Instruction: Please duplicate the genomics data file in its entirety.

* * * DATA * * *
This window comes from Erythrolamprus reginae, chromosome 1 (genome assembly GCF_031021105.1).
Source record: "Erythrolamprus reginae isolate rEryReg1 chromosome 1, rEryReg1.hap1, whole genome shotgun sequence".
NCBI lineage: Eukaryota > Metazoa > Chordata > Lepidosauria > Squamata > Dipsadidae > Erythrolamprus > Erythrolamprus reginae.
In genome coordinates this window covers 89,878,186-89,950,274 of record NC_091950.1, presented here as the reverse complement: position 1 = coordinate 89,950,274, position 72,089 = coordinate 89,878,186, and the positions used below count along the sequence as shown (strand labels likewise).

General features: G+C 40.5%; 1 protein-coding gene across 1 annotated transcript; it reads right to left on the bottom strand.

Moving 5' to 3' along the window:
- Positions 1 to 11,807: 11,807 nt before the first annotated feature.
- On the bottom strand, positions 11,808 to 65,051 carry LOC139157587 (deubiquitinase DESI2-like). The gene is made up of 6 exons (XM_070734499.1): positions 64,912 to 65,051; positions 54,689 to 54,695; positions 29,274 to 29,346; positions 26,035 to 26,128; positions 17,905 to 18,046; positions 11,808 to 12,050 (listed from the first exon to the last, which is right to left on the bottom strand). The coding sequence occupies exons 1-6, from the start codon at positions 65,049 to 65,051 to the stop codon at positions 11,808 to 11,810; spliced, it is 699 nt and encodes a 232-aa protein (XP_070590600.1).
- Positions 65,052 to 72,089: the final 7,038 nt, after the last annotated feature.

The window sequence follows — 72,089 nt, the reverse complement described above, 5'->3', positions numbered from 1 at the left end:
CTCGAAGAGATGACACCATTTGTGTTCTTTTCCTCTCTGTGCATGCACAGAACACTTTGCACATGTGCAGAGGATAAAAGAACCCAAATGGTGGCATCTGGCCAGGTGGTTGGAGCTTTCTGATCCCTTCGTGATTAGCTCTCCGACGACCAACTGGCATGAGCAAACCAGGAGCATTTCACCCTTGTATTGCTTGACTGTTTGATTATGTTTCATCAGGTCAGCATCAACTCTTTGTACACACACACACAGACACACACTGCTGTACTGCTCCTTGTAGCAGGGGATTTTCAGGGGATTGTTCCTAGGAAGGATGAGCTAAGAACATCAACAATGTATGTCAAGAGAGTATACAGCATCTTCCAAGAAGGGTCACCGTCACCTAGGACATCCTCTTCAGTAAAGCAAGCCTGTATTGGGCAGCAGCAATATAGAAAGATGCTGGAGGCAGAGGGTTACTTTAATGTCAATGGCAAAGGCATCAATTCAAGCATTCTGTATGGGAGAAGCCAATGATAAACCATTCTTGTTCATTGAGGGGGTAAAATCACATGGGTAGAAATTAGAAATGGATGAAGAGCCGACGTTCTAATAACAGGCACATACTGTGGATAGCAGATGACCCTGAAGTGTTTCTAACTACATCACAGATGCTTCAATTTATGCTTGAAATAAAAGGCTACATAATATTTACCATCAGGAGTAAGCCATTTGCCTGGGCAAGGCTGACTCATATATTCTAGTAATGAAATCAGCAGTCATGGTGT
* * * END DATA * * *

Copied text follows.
This window comes from Erythrolamprus reginae, chromosome 1 (genome assembly GCF_031021105.1).
Source record: "Erythrolamprus reginae isolate rEryReg1 chromosome 1, rEryReg1.hap1, whole genome shotgun sequence".
NCBI lineage: Eukaryota > Metazoa > Chordata > Lepidosauria > Squamata > Dipsadidae > Erythrolamprus > Erythrolamprus reginae.
In genome coordinates this window covers 89,878,186-89,950,274 of record NC_091950.1, presented here as the reverse complement: position 1 = coordinate 89,950,274, position 72,089 = coordinate 89,878,186, and the positions used below count along the sequence as shown (strand labels likewise).

General features: G+C 40.5%; 1 protein-coding gene across 1 annotated transcript; it reads right to left on the bottom strand.

Moving 5' to 3' along the window:
- Positions 1 to 11,807: 11,807 nt before the first annotated feature.
- On the bottom strand, positions 11,808 to 65,051 carry LOC139157587 (deubiquitinase DESI2-like). The gene is made up of 6 exons (XM_070734499.1): positions 64,912 to 65,051; positions 54,689 to 54,695; positions 29,274 to 29,346; positions 26,035 to 26,128; positions 17,905 to 18,046; positions 11,808 to 12,050 (listed from the first exon to the last, which is right to left on the bottom strand). The coding sequence occupies exons 1-6, from the start codon at positions 65,049 to 65,051 to the stop codon at positions 11,808 to 11,810; spliced, it is 699 nt and encodes a 232-aa protein (XP_070590600.1).
- Positions 65,052 to 72,089: the final 7,038 nt, after the last annotated feature.

The window sequence follows — 72,089 nt, the reverse complement described above, 5'->3', positions numbered from 1 at the left end:
CTCGAAGAGATGACACCATTTGTGTTCTTTTCCTCTCTGTGCATGCACAGAACACTTTGCACATGTGCAGAGGATAAAAGAACCCAAATGGTGGCATCTGGCCAGGTGGTTGGAGCTTTCTGATCCCTTCGTGATTAGCTCTCCGACGACCAACTGGCATGAGCAAACCAGGAGCATTTCACCCTTGTATTGCTTGACTGTTTGATTATGTTTCATCAGGTCAGCATCAACTCTTTGTACACACACACACAGACACACACTGCTGTACTGCTCCTTGTAGCAGGGGATTTTCAGGGGATTGTTCCTAGGAAGGATGAGCTAAGAACATCAACAATGTATGTCAAGAGAGTATACAGCATCTTCCAAGAAGGGTCACCGTCACCTAGGACATCCTCTTCAGTAAAGCAAGCCTGTATTGGGCAGCAGCAATATAGAAAGATGCTGGAGGCAGAGGGTTACTTTAATGTCAATGGCAAAGGCATCAATTCAAGCATTCTGTATGGGAGAAGCCAATGATAAACCATTCTTGTTCATTGAGGGGGTAAAATCACATGGGTAGAAATTAGAAATGGATGAAGAGCCGACGTTCTAATAACAGGCACATACTGTGGATAGCAGATGACCCTGAAGTGTTTCTAACTACATCACAGATGCTTCAATTTATGCTTGAAATAAAAGGCTACATAATATTTACCATCAGGAGTAAGCCATTTGCCTGGGCAAGGCTGACTCATATATTCTAGTAATGAAATCAGCAGTCATGGTGT